Socio-cognitive Theories of Motivation

Social Cognitive Theory
Goal Theory

Social Cognitive Theory

The Social Cognitive Theory purports that an individual’s learning is directly related to what an individual observes and subsequently learns by imitating the actions of another while being influenced by their own thoughts and the environment in which they are learning.

The theory was expanded by Canadian psychologist Albert Bandura from 1962 until the present.The learner does not expect actual rewards or punishments but anticipates similar outcomes to the behaviour he/she imitated. These expected outcomes are primarily influenced by the environment in which the observer is raised.

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To be effective as an instructor, the instructor should be able to model effective habits, objectives, and strategies for dealing with a variety of situations. In addition, effective instructors will also build the self-efficacy levels by recognizing the accomplishments of each learner.

Self-efficacy relates to a person’s perception of their ability to perform appropriately or reach a goal. The stronger the perceived self-efficacy, the higher the goals learners set for themselves, the more they expect their efforts to produce desired outcomes, and the more they view obstacles and impediments to change as surmountable.


According to Jones (1989) “the fact that behavior varies from situation to situation may not necessarily mean that behavior is controlled by situations but rather that the person is construing the situations differently and thus the same set of stimuli may provoke different responses from different people or from the same person at different times.”

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Goal Theory


Dr. Edwin Locke pioneered the research on goal setting and motivation in the late 1960s. Dr. Locke’s research proved there was a relationship between how difficult and specific a goal was and a person’s performance of a task. The more specific and difficult the goal, the better the performance as opposed to vague or easy goals.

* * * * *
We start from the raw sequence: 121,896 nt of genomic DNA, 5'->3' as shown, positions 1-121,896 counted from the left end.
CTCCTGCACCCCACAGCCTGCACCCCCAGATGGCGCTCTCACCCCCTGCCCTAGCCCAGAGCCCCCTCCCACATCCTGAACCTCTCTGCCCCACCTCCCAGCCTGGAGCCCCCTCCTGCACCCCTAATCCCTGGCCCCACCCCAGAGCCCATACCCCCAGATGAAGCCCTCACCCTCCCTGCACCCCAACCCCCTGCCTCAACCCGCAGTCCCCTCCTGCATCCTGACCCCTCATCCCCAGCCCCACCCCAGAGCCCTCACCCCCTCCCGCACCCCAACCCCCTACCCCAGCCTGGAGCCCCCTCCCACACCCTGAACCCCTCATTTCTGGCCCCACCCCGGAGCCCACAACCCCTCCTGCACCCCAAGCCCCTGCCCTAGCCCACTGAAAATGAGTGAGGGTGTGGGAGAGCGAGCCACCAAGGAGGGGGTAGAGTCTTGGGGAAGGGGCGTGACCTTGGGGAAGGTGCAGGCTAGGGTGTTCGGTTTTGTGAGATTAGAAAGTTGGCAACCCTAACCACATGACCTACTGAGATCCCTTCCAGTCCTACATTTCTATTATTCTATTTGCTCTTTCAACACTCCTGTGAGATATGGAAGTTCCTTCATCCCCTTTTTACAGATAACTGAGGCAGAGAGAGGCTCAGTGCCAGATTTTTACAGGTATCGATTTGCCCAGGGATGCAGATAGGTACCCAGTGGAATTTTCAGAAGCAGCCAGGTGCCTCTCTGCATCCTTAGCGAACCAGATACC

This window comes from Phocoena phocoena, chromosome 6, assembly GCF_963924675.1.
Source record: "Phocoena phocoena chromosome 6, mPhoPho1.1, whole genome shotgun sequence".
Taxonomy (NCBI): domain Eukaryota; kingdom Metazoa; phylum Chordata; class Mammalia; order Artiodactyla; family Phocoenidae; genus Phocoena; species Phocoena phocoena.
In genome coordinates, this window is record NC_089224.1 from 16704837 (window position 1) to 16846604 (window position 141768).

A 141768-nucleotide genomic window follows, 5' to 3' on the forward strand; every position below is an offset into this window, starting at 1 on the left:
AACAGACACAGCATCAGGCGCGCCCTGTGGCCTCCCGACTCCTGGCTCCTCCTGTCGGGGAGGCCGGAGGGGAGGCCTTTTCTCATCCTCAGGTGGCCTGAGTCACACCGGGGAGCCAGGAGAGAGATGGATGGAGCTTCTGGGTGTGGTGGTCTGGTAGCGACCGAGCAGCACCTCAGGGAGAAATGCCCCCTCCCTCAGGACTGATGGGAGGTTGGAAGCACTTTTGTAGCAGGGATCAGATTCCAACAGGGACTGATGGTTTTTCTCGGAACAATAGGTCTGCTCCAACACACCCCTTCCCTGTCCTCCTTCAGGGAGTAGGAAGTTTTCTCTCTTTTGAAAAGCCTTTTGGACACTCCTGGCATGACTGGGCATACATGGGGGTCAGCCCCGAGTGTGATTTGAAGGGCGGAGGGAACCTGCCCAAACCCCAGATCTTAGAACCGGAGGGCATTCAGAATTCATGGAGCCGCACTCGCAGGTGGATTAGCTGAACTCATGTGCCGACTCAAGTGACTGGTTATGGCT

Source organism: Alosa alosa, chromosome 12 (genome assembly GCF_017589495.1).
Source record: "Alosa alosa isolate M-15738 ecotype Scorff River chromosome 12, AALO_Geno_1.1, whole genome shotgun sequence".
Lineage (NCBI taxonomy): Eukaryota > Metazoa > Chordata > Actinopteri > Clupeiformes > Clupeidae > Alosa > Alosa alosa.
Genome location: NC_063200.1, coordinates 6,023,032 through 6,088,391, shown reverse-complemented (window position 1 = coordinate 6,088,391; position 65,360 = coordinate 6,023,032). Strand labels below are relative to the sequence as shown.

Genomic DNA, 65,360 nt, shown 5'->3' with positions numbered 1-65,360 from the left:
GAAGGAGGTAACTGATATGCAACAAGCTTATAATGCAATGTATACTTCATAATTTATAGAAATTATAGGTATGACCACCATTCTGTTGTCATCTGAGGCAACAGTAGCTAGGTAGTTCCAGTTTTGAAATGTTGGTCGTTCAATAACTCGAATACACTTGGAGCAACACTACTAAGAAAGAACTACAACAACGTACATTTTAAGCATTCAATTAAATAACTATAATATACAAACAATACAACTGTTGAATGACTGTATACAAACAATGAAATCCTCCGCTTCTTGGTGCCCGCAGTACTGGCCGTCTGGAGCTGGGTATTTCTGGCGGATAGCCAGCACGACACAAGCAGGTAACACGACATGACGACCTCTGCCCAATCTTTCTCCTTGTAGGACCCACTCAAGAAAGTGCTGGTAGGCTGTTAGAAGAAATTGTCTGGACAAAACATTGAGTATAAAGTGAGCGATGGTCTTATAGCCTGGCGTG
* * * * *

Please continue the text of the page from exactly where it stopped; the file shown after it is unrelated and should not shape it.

In 1990, Locke and Dr. Gary Latham, published their work, “A Theory of Goal Setting and Task Performance.” Their combined work reinforced the need to set a specific and difficult goal and outlined five principles of goal setting.

Five Principles of Goal Setting

To motivate, goals must have:
1. Clarity – measurable and unambiguous with defined completion date/time.
2. Challenge – the more challenging the goal, the more the learner is typically motivated.
3. Commitment – goals must be understood and agreed upon if they are to be effective. Learners need to "buy into” the goal.
4. Feedback – provides opportunities to clarify expectations, adjust goal difficulty, and gain recognition. It’s important to provide feedback so learners know how they’re doing.
5. Task complexity – make sure the goal is attainable. If it’s too overwhelming, the learner will be less motivated.

SMART goals – Specific, Measurable, Attainable, Relevant, Time-Bound

The goal-setting theory is generally accepted as among the most valid and useful motivation theories in industrial and organizational psychology, human resource management, and organizational behaviour.

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Davis, Alanah (2006).Theories Used in IS Research – Social Cognitive Theory. York University. Retrieved February 4, 2011 from

Mind Tools retrieved on February 5, 2011 from

Social Cognitive Theory. Retrieved February 3, 2011 from

Social Cognitive Theory (SCT) Retrieved February 3, 2011 from, The Free Encyclopedia, Social cognitive theory. Retrieved February 3, 2011 from

Cartoon: Moore, M. (2005). Special, funny, motivational cartoon. Retrieved February, 20, 2011, from

Diagram for Goal Theory: Redmond, B.F. and Wager, A.S. WikiSpaces: PSYCH 484: Work Attitudes and Job Motivation. 6. Goal Setting Theory. PennState Retrieved on February 3, 2011 from

Cycles for Self-efficacy: Weinstein, C.E., Woodruff, A.L., & Alwalt, C. (2001). Self-efficacy understandings. In Motivation. Becoming a strategic learner: LASSI instructional modules. Clearwater, FL: H&H Publishing Company, Inc. Retrieved February 9, 2011 from